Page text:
Thursday, May 26, 2011


 I have two feet - ONE planted firmly in the USA and the OTHER in Nanjing, China.  That's about to change as Flight #181 from Detroit to Shanghai departs tomorrow from Gate A34, midafternoon with BOTH of my feet in row "J."  It's a 14-hour flight. After a 3.5 hour car ride I'll be on our doorstep.  I expect a squealing miniature schnauzer greeting and a hug from the Big Guy!  "Carol and Gordon's Most Excellent Adventure" will resume.  I've looked up the driving directions and  it would take me 37 days and 11 hours to drive there.  Best part of that?  It would route me through Honolulu.  Don't tempt me google maps! By sea or by air - I'm coming home to China!
Thanks for Reading,


Sunday, May 22, 2011

WC and Me

         On our first trip to China in February we found ourselves with an entire day to fill.  There were no scheduled realtor appointments or any need to show up at a government-run clinic to prove we weren’t diseased folk trying to infiltrate the Jiangsu Province.  Free as birds.   It happened to be a Sunday, which in China is “just another day to make money.” (In other words EVERYTHING is open with extended hours, seven days a week.)   Between the guidebooks and the internet we knew there had to be something of significance just a walk from our hotel.  Strapping on our best walking shoes and strolling down the ‘sunny side of the street’ we headed east on Hanzhong Lu and in thirty minutes arrived at an historic spot, The Presidential Palace. 
          Having once been the capital of China, there are a number of historic pagodas that  pop up out of nowhere in Nanjing. This was one of them.
         We toured ourselves in and out of buildings, through rock gardens and large rooms.  There were barely any display cases with interesting artifacts.  Dr. Sun Yat Sen had lived there once with his young wife and some things had been recovered from that time period; his eyeglasses, a writing pen, lots of photos, but this was little more than a ‘walk-through’ experience. I was underwhelmed, having been through ALOT of world-class historical museums in my day.   In addition, the Chinese feel electricity is a very expensive luxury.  Displays were poorly lit and steps uneven and treacherous.  A theme throughout China seems to be, “watch where you plant your feet, silly!”  There are often inclines, steps up or down and uneven terrain for no particular reason.  Why everyone isn’t hobbling with canes or sprained ankles is frankly, a miracle!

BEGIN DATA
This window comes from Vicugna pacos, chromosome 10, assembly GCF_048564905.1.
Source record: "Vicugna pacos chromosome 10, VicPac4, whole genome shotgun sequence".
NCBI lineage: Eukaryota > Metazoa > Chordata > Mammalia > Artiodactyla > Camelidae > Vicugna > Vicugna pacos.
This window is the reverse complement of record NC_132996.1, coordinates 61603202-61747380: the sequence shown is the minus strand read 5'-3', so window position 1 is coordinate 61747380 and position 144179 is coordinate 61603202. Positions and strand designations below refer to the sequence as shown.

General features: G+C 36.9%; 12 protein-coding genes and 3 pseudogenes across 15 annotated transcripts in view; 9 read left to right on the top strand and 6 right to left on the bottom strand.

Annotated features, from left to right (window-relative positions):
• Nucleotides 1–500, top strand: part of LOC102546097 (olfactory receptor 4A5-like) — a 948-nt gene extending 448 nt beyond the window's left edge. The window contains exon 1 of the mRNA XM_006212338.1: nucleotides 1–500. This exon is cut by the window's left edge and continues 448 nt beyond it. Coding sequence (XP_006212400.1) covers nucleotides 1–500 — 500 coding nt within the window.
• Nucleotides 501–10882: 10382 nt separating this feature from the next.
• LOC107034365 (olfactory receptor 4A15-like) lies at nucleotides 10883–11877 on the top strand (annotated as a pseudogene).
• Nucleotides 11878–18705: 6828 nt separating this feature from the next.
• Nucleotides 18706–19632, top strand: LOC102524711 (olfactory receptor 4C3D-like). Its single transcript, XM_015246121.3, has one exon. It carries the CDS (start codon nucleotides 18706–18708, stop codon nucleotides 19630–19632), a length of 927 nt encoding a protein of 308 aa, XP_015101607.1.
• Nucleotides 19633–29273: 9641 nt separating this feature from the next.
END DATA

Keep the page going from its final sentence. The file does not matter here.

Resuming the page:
After an hour and a half of sightseeing I decided a trip to the WC (Water Closet) would probably make sense before trekking back. With my right hand I unpocketed the necessary tissue.  My USA Mandarin instructor warned me that 9 out of 10 times there is no toilet tissue available in the stalls.  I gave up my backpack to the Big Guy and went in.  Oh look! There were sinks and private stalls… great!  I opened a stall and had my first look at a Chinese toilet.   This is a porcelain  feature,  like a toilet seat that is flush (no pun intended) to the floor.  (see photo)   I walked in and did the necessary squat, facing the door that wouldn’t latch.  Thigh muscles and sure footing was the key here.  All was going well until the door opened.  Looking at me was a young, Pretty Chinese woman. She smiled apologetically.   Oh well, could have been worse, I thought to myself.  Yes, the tissue was necessary, and naturally being the mother of an Eagle Scout  the slogan “Be Prepared,” echoed through my head.   Up and out I went to the sinks.  Pretty Chinese woman smiled at me again and brushed by me to the stall. I was so happy to wash my hands after the experience, even if there were no paper towels.   I reported my success to the Big Guy about using my first Chinese toilet as he returned my backpack.  I was pretty pleased with myself, gloating, he hadn't done this yet.  I also had an empty bladder, so good news all around.  This will be remembered as  our first sightseeing adventure in Nanjing without an interpreter.  Good Job!

Back in the USA my Mandarin instructor, Eva, asked me all about our first trip.  She asked if I experienced a Chinese toilet while there.  "Yes," I said proudly and then told my story.  She put her hand to her mouth rocked back into the sofa in my office and “LOL!”  (laughed out loud.)